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Temperature Control

Temperature plays a decisive role in viscosity measurement. As soon as liquids heat up or cool down, their viscosity also changes. The temperature control of samples therefore enables constant measurement results when using viscometers. There are often even internal specifications as to the temperatures at which the products must be tested. With our various temperature control solutions, you can both heat and cool your products and we will be happy to advise you on the right device for you.

Cooling Thermostat

A water bath for heating and cooling samples from our partner Julabo.

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Peltier Chamber

For temperature control of measurements via the current flow and can both heat and cool.

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A cone-shaped measuring body rotates in the sample on a temperature-controlled plate.

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Temperature Control Chamber

For connection to a cooling thermostat for optimum temperature control.

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Viscosity and temperature: a strong dependency

Knowledge of the dependence of viscosity and temperature is of great interest wherever the rheological properties of substances at different temperatures are considered. The best examples are fuels or lubricants used in engines. The flowability of the fuel must be guaranteed at the lowest temperatures, and the lubricating film of a lubricant must not break off even at the highest operating temperatures. Proof of these properties has recently become the subject of increased discussion, particularly with the approval of biological fuels. But what measurements are possible and how much measuring effort is sensible and necessary? With a few exceptions, the viscosity of a substance depends on the temperature. Anyone who has ever spread butter on their bread rolls during a long breakfast in summer will be familiar with this. At first, the butter is almost impossible to spread because it comes from the fridge, but after a while it just flows away when you touch it with a knife. What does this mean for the rheological properties? The viscosity of butter decreases with increasing temperature. Even at a constant temperature, the viscosity is not a constant, but decreases as a result of shear stress (e.g. when spread on a bread roll). Viscosity is a measured variable that is dependent on both temperature and shear stress. What follows from this? First of all, when specifying viscosity, it should always be ensured that the viscosity is measured in accordance with DIN (e.g. 53 019) and that the shear rate and temperature are specified.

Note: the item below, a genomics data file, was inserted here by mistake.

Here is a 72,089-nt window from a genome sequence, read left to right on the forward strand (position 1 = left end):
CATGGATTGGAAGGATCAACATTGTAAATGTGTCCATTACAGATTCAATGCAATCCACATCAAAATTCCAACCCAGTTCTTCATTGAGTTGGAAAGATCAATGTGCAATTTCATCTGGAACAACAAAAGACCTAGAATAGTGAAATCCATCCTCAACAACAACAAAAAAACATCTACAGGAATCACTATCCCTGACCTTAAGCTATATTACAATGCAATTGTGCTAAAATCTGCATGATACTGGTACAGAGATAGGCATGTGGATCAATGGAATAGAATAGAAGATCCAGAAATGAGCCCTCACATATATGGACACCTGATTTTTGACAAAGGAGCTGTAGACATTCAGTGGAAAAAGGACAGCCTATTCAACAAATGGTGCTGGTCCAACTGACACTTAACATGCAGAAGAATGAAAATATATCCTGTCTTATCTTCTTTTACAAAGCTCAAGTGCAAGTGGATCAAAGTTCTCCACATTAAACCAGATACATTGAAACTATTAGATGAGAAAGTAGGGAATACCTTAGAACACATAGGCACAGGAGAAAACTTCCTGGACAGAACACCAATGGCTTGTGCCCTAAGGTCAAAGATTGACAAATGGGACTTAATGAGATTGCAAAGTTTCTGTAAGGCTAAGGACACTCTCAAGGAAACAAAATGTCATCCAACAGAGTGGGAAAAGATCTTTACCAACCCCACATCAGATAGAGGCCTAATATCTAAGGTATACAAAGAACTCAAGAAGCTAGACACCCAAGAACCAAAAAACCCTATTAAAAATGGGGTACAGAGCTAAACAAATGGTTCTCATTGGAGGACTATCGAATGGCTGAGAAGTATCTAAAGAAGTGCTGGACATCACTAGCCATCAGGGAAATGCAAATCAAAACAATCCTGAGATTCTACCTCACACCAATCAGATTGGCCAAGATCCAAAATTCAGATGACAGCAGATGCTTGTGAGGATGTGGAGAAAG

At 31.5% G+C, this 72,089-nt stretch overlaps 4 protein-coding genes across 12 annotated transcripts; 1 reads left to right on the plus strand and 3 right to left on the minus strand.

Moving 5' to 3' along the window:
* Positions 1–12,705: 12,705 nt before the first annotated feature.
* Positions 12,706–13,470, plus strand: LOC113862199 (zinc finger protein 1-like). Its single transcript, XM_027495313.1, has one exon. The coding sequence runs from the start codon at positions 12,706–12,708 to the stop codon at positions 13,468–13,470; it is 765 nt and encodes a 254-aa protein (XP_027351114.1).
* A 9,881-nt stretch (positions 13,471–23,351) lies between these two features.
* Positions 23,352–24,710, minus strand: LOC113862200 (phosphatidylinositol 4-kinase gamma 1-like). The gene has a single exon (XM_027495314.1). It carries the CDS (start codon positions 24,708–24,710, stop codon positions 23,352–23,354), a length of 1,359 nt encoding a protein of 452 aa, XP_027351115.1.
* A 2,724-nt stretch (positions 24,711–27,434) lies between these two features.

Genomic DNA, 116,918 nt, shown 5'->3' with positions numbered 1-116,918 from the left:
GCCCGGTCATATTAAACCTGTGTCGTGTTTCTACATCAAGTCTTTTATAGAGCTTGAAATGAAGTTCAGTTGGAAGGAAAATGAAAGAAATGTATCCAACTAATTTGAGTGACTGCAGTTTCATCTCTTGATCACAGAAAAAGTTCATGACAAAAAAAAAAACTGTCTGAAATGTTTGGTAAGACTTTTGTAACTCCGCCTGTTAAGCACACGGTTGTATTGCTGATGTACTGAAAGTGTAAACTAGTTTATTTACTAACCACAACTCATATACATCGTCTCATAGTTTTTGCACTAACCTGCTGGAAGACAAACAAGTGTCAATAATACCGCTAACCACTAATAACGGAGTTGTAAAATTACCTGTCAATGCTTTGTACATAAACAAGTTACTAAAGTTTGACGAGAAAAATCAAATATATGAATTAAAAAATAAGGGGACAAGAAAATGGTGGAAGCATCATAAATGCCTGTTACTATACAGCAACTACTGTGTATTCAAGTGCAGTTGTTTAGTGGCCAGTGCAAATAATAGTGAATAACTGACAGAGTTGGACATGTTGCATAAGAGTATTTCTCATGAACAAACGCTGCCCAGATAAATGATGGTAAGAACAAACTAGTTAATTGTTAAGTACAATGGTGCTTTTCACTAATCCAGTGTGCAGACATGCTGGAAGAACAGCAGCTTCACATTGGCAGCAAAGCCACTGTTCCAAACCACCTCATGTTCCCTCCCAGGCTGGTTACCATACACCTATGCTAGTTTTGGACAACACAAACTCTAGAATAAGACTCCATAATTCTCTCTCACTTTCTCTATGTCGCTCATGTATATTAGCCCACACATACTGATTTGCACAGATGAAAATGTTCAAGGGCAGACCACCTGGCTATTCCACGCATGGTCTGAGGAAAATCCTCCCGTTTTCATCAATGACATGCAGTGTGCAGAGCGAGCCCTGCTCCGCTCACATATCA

proRheo Peltier chamber – the development of our own temperature control unit

Viscometers work most accurately at a constant temperature. That is why we have designed the Peltier chamber for temperature control of the measurements. This is a housing with an inlet for the measuring cylinder and 4 Peltier elements installed around it. The Peltier chamber is then operated via an external control unit.

How does the Peltier chamber work?

A Peltier element is an electrothermal converter that generates a temperature difference based on the Peltier effect when current flows through it or a current flow when there is a temperature difference. Peltier elements can be used for both cooling and heating.

Our Peltier chamber makes use of this effect and covers a temperature range from 0°C to 75°C and can be set to an accuracy of 0.01°C using the OSTECH control unit.

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